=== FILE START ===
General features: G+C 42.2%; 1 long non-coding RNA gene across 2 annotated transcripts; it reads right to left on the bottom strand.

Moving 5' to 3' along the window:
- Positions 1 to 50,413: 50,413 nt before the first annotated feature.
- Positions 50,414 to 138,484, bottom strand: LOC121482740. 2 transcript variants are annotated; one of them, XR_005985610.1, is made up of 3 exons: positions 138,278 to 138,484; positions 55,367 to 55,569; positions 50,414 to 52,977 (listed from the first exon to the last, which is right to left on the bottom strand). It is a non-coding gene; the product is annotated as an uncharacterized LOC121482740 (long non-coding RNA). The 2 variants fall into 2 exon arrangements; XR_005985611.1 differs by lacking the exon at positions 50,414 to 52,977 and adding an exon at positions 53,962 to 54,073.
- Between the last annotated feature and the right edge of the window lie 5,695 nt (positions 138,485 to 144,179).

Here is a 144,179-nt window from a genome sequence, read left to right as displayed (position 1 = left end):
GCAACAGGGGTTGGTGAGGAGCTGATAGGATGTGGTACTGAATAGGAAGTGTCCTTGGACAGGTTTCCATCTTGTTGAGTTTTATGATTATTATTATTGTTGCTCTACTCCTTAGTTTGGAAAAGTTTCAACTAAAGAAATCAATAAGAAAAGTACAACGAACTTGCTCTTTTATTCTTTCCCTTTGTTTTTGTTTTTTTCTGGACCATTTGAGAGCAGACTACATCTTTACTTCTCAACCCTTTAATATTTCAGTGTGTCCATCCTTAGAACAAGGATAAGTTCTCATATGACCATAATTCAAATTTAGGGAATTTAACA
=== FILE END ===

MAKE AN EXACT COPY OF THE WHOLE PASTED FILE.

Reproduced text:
General features: G+C 42.2%; 1 long non-coding RNA gene across 2 annotated transcripts; it reads right to left on the bottom strand.

Moving 5' to 3' along the window:
- Positions 1 to 50,413: 50,413 nt before the first annotated feature.
- Positions 50,414 to 138,484, bottom strand: LOC121482740. 2 transcript variants are annotated; one of them, XR_005985610.1, is made up of 3 exons: positions 138,278 to 138,484; positions 55,367 to 55,569; positions 50,414 to 52,977 (listed from the first exon to the last, which is right to left on the bottom strand). It is a non-coding gene; the product is annotated as an uncharacterized LOC121482740 (long non-coding RNA). The 2 variants fall into 2 exon arrangements; XR_005985611.1 differs by lacking the exon at positions 50,414 to 52,977 and adding an exon at positions 53,962 to 54,073.
- Between the last annotated feature and the right edge of the window lie 5,695 nt (positions 138,485 to 144,179).

Here is a 144,179-nt window from a genome sequence, read left to right as displayed (position 1 = left end):
GCAACAGGGGTTGGTGAGGAGCTGATAGGATGTGGTACTGAATAGGAAGTGTCCTTGGACAGGTTTCCATCTTGTTGAGTTTTATGATTATTATTATTGTTGCTCTACTCCTTAGTTTGGAAAAGTTTCAACTAAAGAAATCAATAAGAAAAGTACAACGAACTTGCTCTTTTATTCTTTCCCTTTGTTTTTGTTTTTTTCTGGACCATTTGAGAGCAGACTACATCTTTACTTCTCAACCCTTTAATATTTCAGTGTGTCCATCCTTAGAACAAGGATAAGTTCTCATATGACCATAATTCAAATTTAGGGAATTTAACA